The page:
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Inside the mind of Thomas Cromwell: my cheerful rivalry with Hilary Mantel

Leading historian Diarmaid MacCulloch was researching a book on the Tudor statesman. Then he discovered the late novelist was, too

Ruthlessly effective: Thomas Cromwell as portrayed by Mark Rylance in the BBC's Wolf Hall Credit: Company Productions/BBC

What a terrible loss to literature we have suffered in the shockingly unexpected death of Hilary Mantel. The loss for me is deeply personal: the departure of a wonderfully brave and clear-sighted friend and confidant, let alone one of the novelists that I have most admired and respected.  

I rejoiced in her writing well before I knew her – first in a quarter-hour of that late and much-lamented story slot on Woman’s Hour, which lit up a drive on the otherwise uninspiring Oxford road to Bicester.  The extract was from Beyond Black, a brilliant study of a medium not as fraudulent as she might seem. As soon as I could, I bought this dark comedy, which is still to my mind one of her finest books, so full of her characteristic playfulness with a range of themes that recur in many of her works. Here is a monster of a mother enfolded in a distinctly mundane vision of the supernatural, and encompassed by Mantel’s extraordinarily precise evocation of a particular setting: in this case, the seedy half-suburb, half-countryside of west London that stretches towards Heathrow. I was hooked.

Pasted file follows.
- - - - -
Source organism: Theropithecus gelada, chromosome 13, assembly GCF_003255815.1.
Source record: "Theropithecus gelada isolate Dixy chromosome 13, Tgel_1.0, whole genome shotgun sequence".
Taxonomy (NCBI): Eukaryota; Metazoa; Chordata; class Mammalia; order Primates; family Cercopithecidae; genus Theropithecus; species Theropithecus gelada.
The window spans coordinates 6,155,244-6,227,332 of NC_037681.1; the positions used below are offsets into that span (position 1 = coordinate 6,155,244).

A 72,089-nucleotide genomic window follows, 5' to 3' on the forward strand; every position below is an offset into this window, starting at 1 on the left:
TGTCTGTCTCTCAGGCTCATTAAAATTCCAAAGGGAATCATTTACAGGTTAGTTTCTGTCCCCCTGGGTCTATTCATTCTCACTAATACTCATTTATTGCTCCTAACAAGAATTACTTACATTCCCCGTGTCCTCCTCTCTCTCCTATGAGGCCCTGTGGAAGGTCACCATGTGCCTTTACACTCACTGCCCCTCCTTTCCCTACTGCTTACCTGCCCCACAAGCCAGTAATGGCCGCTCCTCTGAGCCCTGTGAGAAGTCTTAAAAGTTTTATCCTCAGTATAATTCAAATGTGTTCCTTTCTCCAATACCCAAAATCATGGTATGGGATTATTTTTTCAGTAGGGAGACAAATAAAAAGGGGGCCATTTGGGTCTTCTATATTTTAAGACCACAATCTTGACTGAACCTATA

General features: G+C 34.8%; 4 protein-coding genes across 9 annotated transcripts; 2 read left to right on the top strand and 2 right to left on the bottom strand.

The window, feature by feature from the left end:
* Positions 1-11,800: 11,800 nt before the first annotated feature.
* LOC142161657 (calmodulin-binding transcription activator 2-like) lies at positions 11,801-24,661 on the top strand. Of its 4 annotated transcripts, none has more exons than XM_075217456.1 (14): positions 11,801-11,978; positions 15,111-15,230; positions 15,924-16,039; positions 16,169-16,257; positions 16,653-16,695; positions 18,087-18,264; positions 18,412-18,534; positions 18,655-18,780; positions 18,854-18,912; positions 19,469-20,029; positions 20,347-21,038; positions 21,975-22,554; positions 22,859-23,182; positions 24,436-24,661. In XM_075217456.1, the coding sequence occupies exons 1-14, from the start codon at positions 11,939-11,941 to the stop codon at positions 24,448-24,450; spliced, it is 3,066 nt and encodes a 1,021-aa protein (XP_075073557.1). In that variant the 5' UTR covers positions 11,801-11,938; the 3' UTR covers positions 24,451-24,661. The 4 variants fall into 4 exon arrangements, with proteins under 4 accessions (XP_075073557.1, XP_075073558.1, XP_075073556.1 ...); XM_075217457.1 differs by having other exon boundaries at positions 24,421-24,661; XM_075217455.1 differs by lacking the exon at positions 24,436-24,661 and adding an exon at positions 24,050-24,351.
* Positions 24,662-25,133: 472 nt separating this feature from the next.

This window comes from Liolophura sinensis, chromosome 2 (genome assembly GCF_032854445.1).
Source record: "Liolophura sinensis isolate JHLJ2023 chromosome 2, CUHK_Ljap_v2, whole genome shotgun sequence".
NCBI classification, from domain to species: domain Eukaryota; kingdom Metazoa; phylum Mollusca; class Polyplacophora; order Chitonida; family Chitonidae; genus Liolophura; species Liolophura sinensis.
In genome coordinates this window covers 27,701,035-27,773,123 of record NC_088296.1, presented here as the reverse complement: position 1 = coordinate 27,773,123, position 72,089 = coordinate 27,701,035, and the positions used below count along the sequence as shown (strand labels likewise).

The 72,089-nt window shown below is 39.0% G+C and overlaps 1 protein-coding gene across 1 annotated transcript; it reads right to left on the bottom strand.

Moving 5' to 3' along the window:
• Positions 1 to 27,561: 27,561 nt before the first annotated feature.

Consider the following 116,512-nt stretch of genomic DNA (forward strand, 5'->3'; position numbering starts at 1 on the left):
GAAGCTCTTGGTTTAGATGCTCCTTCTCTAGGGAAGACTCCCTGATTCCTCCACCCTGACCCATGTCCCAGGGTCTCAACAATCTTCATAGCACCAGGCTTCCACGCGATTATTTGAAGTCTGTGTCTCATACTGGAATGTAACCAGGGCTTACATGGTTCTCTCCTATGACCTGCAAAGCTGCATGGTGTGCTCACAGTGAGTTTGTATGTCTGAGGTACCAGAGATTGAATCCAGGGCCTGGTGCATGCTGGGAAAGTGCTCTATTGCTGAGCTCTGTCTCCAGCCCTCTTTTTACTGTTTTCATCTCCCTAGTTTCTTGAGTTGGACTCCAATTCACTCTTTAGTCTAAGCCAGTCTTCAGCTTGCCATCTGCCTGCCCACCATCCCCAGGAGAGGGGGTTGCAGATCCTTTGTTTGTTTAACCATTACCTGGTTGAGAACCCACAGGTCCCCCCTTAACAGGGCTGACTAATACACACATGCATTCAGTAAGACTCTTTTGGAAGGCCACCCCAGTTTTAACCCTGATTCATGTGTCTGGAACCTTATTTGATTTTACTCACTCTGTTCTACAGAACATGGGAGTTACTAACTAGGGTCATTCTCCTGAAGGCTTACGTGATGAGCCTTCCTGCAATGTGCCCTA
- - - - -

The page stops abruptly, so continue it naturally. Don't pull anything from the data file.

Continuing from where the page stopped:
Then, as I began researching a biography of the ruthlessly effective Tudor statesman Thomas Cromwell, I learned that Mantel was planning a major novel on the same man. A year or two along, I eagerly seized the first publication of Wolf Hallto see what she had made of him.  The opening sections still seem to me a challenge for the reader to enter, but I quickly came to revel in the studied lack of concessions to the casual peruser, and to my delight, I found myself in the same world that I had entered myself through another door. 

Once I had finished reading, I decided to enterprise something I’ve rarely done, and wrote her a fan letter.  The gist of it was “Dear Ms Mantel: Look, you know that this is a great novel, because it’s just won the Booker Prize, but as a sometime doctoral student of Sir Geoffrey Elton, I want to tell you that your Tudor England is the one I recognise.”  In fact, I added, I gasped at the detail that you knew about it. This time a dull West Country train journey was enlivened by her very warm and speedy email back, and our friendship began. 

Powerhouse performance: Ben Miles in the RSC production of The Mirror and the Light Credit: Alastair Muir

Now we were writing in awareness of each other’s work, with a pleased awareness of what different tasks we were undertaking. A novelist is not an historian; she has carte blanche to fill in what we don’t know, and never has to say in that wet-blanket style of historians “It is possible that …” or “in the absence of precise evidence, one may …”